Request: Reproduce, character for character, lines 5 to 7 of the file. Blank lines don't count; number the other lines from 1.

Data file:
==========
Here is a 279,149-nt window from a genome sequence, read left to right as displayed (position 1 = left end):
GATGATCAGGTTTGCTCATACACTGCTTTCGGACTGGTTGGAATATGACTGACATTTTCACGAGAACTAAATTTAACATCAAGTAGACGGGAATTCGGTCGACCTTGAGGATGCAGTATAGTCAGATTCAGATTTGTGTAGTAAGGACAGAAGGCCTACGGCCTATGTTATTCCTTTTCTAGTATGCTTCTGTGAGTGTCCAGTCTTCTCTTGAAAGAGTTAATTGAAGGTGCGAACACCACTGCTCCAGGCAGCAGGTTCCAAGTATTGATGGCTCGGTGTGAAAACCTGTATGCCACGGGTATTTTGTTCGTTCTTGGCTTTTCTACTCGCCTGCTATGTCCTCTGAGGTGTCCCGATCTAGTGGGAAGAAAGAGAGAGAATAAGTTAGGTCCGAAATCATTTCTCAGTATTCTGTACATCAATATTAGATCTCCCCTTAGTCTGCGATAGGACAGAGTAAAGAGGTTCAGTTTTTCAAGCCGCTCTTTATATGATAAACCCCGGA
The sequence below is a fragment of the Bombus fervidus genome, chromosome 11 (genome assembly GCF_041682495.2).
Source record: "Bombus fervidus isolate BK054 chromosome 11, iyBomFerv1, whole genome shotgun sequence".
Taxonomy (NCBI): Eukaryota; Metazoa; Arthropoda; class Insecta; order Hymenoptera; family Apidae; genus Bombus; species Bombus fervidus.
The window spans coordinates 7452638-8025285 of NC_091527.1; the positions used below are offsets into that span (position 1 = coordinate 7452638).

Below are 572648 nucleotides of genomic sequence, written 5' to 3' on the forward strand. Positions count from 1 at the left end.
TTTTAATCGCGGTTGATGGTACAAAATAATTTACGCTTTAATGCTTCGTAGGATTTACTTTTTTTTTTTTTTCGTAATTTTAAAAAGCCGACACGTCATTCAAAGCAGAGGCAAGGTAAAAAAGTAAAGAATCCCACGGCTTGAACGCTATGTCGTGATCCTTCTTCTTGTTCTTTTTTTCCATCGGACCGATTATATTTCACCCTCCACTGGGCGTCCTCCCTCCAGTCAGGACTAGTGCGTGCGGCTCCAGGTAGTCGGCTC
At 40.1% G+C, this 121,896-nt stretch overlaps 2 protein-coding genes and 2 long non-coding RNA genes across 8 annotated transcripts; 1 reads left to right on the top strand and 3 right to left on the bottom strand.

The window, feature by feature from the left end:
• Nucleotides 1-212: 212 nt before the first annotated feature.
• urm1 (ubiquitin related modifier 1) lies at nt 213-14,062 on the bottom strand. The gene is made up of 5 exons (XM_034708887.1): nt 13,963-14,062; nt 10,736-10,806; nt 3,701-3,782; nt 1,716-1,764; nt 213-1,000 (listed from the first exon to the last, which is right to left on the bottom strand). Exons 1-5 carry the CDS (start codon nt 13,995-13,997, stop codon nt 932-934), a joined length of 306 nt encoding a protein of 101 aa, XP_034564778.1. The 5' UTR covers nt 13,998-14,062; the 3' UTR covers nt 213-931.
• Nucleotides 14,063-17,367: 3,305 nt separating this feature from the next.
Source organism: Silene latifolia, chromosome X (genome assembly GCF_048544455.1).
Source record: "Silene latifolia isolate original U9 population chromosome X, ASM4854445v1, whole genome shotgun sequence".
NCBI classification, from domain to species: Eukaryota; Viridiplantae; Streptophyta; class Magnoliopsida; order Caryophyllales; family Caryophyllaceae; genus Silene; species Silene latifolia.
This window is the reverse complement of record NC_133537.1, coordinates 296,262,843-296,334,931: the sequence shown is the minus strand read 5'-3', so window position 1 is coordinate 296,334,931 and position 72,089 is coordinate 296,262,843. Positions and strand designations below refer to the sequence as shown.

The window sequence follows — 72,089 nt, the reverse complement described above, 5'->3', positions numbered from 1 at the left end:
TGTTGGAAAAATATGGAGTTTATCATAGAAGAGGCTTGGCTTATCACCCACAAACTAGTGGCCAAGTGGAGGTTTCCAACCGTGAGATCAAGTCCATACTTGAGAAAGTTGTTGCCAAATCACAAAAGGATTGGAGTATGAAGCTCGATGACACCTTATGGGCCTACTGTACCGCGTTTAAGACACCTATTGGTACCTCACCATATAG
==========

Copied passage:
Taxonomy (NCBI): Eukaryota; Metazoa; Arthropoda; class Insecta; order Hymenoptera; family Apidae; genus Bombus; species Bombus fervidus.
The window spans coordinates 7452638-8025285 of NC_091527.1; the positions used below are offsets into that span (position 1 = coordinate 7452638).

Below are 572648 nucleotides of genomic sequence, written 5' to 3' on the forward strand. Positions count from 1 at the left end.